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December 12, 2003

The cost of free money

It's a purely American delusion that there exists such a thing as free money. (Allow me my sweeping generalizations, please.) More services and less taxation? Sure thing -- that's more in my paycheck, right! Rebates on my purchases? What a bargain! Suing my doctor for malpractice? Bonanza!

What's never counted is the cost of free money. But this amazing essay shows starkly the cost of medical litigation -- steadily worsening medical care. (Thanks to for the link.)

Some choice quotes:

our judicial system appears to have so easily dispensed with the basic elements of tort law: In order to have a claim, a defendant must have been negligent, and that negligence must have caused injury to a plaintiff ... [but] only the degree of injury, not negligence, predicts how a jury will decide a malpractice case.

This is ... unfathomable. How do these cases even survive in the court? There seems to be this impression of plaintiffs, and apparently perpetuated by the judiciary, that if something bad has happened, someone must be negligent. And we'll damn well sue until we find them.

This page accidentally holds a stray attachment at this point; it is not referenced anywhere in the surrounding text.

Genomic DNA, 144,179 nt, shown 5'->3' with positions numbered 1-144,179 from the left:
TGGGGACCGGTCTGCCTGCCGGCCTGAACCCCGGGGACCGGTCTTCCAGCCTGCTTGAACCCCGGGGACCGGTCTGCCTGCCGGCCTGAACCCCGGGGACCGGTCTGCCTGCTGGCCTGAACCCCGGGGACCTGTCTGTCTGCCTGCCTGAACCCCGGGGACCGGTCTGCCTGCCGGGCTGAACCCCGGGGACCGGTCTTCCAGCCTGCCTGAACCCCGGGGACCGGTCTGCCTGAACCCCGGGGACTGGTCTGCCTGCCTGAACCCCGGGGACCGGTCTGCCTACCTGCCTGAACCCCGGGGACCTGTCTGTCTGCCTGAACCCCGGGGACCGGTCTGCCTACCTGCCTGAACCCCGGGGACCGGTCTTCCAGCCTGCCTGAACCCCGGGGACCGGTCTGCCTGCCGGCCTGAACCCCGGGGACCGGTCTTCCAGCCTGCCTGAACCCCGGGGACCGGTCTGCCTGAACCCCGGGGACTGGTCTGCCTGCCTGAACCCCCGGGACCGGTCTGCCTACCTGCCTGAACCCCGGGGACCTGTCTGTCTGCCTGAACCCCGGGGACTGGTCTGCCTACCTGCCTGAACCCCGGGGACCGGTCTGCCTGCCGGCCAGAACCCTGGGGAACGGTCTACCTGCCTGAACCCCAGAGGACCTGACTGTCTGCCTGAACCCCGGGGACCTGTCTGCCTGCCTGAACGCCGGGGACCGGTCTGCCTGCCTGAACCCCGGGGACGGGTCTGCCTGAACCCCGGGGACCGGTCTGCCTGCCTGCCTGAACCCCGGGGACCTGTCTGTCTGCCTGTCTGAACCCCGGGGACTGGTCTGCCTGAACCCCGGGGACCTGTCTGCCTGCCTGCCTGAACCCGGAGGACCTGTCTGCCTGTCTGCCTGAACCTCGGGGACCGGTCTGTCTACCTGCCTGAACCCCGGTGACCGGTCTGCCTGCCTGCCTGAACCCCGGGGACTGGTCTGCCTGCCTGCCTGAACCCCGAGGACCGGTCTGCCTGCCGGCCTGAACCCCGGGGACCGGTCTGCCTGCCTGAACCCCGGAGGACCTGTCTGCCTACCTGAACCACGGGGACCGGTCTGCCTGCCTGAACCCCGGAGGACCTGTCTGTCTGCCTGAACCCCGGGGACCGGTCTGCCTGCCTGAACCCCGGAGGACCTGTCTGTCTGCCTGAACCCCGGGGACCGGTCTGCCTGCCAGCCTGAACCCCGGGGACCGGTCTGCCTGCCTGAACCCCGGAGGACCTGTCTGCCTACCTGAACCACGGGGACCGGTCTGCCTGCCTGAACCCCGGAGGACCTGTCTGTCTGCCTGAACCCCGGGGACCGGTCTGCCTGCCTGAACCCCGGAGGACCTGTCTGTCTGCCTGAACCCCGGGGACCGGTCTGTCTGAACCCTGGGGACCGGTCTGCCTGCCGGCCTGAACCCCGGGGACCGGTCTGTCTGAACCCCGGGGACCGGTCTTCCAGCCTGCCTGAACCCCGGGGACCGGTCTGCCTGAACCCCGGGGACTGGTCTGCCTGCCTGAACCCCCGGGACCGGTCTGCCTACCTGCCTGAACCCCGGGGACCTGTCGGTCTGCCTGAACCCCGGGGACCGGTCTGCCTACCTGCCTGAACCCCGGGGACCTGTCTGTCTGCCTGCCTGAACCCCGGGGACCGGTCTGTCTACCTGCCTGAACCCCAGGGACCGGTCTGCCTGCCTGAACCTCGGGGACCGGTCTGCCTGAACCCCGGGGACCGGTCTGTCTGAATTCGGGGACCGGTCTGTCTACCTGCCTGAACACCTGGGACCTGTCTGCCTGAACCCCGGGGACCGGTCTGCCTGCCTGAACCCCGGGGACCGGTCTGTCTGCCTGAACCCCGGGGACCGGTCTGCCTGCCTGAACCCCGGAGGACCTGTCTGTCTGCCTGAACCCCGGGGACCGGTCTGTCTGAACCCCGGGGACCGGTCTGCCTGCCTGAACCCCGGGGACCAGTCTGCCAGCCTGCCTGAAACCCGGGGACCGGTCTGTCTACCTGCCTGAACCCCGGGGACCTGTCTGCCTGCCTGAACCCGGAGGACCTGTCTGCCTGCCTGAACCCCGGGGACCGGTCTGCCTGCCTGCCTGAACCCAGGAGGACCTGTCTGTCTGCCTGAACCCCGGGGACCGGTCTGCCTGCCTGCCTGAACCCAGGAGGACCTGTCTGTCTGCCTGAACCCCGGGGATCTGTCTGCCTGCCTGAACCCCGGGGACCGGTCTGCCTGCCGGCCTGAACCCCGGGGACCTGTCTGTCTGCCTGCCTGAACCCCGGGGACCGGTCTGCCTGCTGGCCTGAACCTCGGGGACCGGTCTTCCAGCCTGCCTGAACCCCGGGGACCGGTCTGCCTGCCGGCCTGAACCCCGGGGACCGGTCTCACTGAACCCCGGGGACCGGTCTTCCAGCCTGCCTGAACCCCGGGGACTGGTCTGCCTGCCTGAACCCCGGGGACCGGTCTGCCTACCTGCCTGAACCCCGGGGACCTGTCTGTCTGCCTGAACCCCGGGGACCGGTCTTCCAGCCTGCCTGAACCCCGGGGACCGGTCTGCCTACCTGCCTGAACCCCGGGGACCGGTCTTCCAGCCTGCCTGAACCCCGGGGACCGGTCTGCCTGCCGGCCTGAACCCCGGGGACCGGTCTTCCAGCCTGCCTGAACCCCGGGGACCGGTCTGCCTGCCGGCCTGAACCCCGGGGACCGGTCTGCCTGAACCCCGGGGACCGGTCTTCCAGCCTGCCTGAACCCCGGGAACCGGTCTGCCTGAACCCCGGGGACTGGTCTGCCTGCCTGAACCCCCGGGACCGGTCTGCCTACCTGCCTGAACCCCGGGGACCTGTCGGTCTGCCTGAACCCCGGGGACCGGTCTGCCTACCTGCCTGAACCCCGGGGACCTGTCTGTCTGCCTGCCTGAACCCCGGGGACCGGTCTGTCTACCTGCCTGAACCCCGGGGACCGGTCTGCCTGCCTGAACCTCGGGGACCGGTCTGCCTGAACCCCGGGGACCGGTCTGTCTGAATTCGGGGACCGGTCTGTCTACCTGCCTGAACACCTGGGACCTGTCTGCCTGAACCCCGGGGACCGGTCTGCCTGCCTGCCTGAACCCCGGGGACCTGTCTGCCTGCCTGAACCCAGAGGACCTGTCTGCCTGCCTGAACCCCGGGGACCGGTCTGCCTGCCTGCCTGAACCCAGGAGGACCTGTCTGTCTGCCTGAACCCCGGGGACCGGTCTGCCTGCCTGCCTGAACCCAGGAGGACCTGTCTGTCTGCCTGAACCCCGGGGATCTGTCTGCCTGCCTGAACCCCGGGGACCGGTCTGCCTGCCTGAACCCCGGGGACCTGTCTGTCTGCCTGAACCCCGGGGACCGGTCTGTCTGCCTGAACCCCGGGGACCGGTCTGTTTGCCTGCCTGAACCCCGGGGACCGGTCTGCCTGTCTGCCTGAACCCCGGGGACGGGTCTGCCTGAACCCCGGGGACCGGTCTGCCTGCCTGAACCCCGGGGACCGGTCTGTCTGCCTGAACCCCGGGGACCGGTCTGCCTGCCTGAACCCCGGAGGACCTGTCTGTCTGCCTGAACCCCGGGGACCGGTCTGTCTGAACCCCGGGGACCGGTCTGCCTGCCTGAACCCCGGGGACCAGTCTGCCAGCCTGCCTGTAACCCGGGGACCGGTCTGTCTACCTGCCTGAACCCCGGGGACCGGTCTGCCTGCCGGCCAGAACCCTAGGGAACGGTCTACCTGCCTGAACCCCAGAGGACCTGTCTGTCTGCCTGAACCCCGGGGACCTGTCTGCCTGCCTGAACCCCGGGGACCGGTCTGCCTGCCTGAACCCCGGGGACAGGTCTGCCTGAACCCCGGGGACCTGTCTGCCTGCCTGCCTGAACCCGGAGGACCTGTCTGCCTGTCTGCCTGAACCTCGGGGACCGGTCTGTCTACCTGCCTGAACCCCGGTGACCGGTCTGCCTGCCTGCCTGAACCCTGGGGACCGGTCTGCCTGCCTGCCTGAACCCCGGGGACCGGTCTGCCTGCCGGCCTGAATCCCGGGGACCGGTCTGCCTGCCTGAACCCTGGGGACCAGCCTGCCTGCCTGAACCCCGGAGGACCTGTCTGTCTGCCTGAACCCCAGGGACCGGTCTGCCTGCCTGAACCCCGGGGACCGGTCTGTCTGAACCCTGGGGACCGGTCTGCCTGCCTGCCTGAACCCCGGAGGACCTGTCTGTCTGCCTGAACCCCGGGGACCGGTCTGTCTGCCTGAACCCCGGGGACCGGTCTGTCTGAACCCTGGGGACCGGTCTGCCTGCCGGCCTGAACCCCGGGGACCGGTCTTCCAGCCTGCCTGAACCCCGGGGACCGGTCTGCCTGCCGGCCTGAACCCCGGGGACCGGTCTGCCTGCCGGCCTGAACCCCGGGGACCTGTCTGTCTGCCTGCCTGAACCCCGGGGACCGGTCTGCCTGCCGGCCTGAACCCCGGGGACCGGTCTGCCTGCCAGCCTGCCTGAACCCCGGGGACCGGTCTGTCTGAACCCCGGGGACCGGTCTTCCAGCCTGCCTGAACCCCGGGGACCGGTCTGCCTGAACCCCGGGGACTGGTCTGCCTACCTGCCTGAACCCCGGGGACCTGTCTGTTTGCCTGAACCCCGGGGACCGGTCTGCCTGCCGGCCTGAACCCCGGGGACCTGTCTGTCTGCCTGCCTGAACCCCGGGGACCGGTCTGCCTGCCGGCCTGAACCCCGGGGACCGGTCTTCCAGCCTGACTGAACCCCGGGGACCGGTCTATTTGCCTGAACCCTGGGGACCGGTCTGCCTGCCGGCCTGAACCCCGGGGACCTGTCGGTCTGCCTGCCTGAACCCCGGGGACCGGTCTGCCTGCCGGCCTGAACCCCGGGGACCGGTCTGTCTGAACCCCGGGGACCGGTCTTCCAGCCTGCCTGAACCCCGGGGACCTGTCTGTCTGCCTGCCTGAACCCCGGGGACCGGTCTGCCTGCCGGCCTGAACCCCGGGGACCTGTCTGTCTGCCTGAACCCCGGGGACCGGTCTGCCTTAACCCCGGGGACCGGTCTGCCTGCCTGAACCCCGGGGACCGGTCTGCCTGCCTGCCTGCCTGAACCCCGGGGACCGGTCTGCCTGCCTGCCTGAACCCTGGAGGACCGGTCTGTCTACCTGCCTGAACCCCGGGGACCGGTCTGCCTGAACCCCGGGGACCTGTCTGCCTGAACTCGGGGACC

Another quote, from a juror of a successful plaintiff who sued after her husband hit an overhead wire with a metal pole:

“Oh, we didn’t think the electrical company did anything wrong, but this way the children will be taken care of.”

But is she truly willing to pay for their care, I wonder?

Posted by david at December 12, 2003 04:32 PM | TrackBack
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An article in a similar vein from Newsweek: Civil Wars.

Posted by: david on December 15, 2003 01:11 PM
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